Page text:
What's behind the Adam Afriyie "stalking horse" plot?

The MP for Windsor is being touted as a challenger to David Cameron. Why him - and why now?

Adam Afriyie, the 47-year-old Tory MP for Windsor, is not a household name.

But he's made two Sunday newspaper front pages today - the Sunday Times had "Black MP is hot tip to be the next Tory leader", while the Mail on Sunday splashed on "Stalking horse plot to oust PM".

As a potential Tory leadership candidate, Afriyie has a lot to recommend him. His personal story - born to a Ghanian father and a white English mother in Peckham, made a fortune in IT, became the Tories' first black MP in 2005, refuses to claim his second home allowance - is a compelling one for those who feel that David Cameron seems too "privileged" to connect with ordinary voters and that the whole political establishment is seen as too cosy and corrupt.

But what does this plot really amount to? The MoS is keen to note that Afriyie is being lined up "should a rumoured backbench revolt force the Prime Minister to resign". It adds:

Changes in Tory Party rules mean rebels cannot use the ‘stalking horse’ tactics used to topple Margaret Thatcher by getting a backbencher to strike the first blow and trigger a full contest. Under revised rules, 46 Tory MPs must demand a vote of no confidence in the leader. 

Given that David Cameron has just enjoyed a poll bounce - and a renewed surge of affection from his Eurosceptic backbenches - by promising an EU referendum if he wins the next election, that demand seems unlikely to come in the near-future.

Indeed, Isabel Hardman reports at the Spectator that "one backbencher suggested to me last week that the EU speech wouldn’t just keep Cameron safe until 2015, it would give local parties some security over other issues, too".

The political team at the Telegraph - which did not run the story - are also downplaying the idea of a leadership challenge. Deputy Editor Ben Brogan tweeted that "these plots will come to nothing". All in all, the weekend after Cameron has made his long-delayed, backbench-appeasing Europe speech seems just about the worst time to try to stir dissent.

So what's behind the supposed Afriyie challenge? It seems that either his quoted "friends" have mishandled the whole affair, or the Sunday papers have dramatically overstated a few grumblings in the tea room.

Either way, it's unlikely to cost David Cameron too much sleep. 

Update, 16.38 The BBC reports that Afriyie says there is "no truth to any of it" and he is "100% loyal" to David Cameron. He told Sky News he nearly "choked on his cereal" when he read the papers earlier today. 

Adam Afriyie. Photo: Getty

Helen Lewis is deputy editor of the New Statesman. She has presented BBC Radio 4’s Week in Westminster and is a regular panellist on BBC1’s Sunday Politics.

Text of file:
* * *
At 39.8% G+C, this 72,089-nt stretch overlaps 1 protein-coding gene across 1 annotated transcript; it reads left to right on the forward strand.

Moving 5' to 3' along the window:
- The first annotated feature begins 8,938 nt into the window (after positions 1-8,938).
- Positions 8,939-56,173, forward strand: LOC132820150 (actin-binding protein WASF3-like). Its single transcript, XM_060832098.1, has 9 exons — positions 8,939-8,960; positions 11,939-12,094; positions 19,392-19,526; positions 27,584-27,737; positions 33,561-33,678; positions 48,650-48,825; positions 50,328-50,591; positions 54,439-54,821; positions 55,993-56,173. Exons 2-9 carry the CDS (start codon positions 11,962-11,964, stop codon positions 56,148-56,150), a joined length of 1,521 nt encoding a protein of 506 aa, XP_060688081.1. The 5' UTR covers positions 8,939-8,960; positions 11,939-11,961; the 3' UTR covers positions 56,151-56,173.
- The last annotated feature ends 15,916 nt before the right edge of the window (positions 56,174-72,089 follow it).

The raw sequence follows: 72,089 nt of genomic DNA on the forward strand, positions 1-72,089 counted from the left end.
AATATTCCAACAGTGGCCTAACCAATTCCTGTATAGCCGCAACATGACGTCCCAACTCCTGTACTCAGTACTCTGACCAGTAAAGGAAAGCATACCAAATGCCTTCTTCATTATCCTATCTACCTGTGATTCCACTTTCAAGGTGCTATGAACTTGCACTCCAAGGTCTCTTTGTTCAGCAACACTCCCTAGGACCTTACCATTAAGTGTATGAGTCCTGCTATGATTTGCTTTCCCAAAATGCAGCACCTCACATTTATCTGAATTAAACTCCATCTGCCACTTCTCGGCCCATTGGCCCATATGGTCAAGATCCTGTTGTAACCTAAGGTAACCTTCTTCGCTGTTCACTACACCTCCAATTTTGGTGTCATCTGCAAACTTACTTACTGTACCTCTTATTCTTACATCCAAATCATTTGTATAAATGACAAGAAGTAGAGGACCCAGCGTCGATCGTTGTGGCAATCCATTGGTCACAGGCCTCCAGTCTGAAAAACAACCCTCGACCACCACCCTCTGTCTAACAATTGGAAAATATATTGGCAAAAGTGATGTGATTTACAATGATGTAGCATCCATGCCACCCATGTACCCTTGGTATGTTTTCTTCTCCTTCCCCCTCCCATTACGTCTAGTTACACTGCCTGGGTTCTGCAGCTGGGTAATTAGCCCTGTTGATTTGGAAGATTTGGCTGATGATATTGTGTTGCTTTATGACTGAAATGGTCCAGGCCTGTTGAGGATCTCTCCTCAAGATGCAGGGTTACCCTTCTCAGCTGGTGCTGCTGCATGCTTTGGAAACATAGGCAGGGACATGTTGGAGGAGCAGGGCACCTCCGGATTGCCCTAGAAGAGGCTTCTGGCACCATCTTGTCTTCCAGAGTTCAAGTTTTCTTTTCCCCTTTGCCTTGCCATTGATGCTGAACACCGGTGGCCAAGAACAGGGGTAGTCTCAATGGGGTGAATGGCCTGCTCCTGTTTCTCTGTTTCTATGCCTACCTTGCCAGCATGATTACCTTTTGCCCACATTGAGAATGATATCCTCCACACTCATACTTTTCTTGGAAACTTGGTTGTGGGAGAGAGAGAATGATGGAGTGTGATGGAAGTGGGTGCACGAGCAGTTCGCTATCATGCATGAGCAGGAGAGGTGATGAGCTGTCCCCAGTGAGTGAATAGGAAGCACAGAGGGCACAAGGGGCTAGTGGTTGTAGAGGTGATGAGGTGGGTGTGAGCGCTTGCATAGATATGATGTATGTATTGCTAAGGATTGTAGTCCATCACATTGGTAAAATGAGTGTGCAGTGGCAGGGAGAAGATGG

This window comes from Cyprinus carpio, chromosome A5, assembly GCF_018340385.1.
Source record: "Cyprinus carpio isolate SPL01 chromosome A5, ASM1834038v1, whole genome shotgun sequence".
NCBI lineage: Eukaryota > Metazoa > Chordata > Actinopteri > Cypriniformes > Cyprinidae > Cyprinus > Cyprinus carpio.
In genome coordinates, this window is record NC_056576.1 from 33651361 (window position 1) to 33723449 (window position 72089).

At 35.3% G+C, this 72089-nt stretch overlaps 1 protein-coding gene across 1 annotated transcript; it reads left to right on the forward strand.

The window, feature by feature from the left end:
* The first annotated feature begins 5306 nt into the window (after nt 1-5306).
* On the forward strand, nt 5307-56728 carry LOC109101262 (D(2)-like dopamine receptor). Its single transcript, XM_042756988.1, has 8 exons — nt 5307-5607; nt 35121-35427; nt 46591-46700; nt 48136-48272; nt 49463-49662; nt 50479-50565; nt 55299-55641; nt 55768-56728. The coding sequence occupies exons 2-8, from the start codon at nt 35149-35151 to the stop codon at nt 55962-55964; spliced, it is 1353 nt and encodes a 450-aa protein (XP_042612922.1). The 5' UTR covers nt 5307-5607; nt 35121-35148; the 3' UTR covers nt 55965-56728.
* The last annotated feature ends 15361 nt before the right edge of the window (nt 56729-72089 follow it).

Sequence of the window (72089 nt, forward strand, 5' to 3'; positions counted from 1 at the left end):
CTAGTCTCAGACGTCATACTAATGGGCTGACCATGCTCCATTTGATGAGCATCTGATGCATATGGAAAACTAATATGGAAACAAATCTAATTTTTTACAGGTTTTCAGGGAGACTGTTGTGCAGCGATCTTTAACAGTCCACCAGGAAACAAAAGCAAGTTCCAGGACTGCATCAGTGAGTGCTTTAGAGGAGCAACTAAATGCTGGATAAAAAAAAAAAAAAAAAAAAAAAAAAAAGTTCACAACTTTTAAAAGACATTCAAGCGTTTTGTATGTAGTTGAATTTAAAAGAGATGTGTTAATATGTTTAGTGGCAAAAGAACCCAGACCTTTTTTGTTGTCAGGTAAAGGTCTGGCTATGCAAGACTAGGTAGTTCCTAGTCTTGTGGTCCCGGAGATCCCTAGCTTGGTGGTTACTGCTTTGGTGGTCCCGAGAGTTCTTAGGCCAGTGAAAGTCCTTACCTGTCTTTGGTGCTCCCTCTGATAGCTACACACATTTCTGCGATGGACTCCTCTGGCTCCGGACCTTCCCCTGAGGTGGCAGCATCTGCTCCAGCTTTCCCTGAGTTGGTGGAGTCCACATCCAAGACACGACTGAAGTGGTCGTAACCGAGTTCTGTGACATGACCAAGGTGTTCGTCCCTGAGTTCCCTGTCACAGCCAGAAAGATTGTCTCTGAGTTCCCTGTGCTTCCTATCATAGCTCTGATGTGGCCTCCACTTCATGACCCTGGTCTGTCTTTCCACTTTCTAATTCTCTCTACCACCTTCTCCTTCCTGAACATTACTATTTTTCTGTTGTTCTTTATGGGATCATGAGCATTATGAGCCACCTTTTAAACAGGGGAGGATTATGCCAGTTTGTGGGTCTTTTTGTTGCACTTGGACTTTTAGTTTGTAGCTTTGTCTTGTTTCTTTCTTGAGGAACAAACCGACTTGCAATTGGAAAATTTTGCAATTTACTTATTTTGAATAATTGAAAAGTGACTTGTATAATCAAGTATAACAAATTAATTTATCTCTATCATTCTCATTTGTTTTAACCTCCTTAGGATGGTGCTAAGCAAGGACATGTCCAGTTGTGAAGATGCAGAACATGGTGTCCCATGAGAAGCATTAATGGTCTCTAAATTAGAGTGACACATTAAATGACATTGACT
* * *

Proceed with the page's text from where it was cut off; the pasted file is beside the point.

Photo: Getty Images
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No, Matt Hancock: under-25s are just as entitled to a payrise as the rest of us

At 25, parts of my body were more productive than the whole of Matt Hancock, says Jess Phillips.

I had never heard of Matt Hancock before today, which may be a sign of how productive he has been. He sprang up in my consciousness when he said this at the Tory party conference, when justifying not giving workers under 25 a payrise:

"Anybody who has employed people knows that younger people, especially in their first jobs, are not as productive, on average. Now there are some who are very productive under the age of 25 but you have to set policy for the average. It was an active choice not to cover the under 25s.”
No it bloody wasn't an active choice based on productivity! Lord knows this Government have failed to remember productivity for the past five years. How convenient to remember it when swindling young people.

Let's pretend for a minute that the Governments living wage is just that. Is Matt Hancock saying  that workers under 25 don't deserve to afford be able to live? By the time I was 25 I had a 3 year old. Did my son and I not deserve to be able to live? Oh and while they are there telling me I'm was an undeserving yoof, Hancock is now calling me useless. I don't know Matt Hancock I won't assume he was a lazy entitled toff, but I will wager at 23 I was as, if not more productive than him. I bet you I could have done his job, but he would have struggled to do mine. Maybe I'm wrong and he would have been a great support worker for refugees and carer for people with Alzheimer's all on three hours sleep a night whilst lactating.

Now, I'm not being fair. Of course he couldn't lactate.

The reason the government did this is nothing to do with productivity levels of young adults. It is because once again their limited life experience means that they think mummy and daddy pay for everything. Look no further than ridiculous student fees, cutting housing benefit for young people and now this "you don't deserve to be able to live" wage.

The hilarious thing will be when some employers completely disprove Hancock’s assertions and rush to employ lazy unproductive under 25s because they have to pay them less.
I won't bore you or Hancock with lists of brilliant examples of productive under 25s. The Twitter hashtag #at25 is full of great examples. The history of sport, science, music, art and computing is awash with inspiring world changing young people.Mr Hancock, here is a lesson I learned from the hundreds of productive young people I meet, be honest and say what you think. Your insulting gaffe is a pathetic spun cover up you arrived at when you were backed in to an impossible unjustifiable position. What you should have said was, "oh the reason we don't want to pay under 25s more is because we don't really care about them and let's be honest they don't really vote. Toodle pip."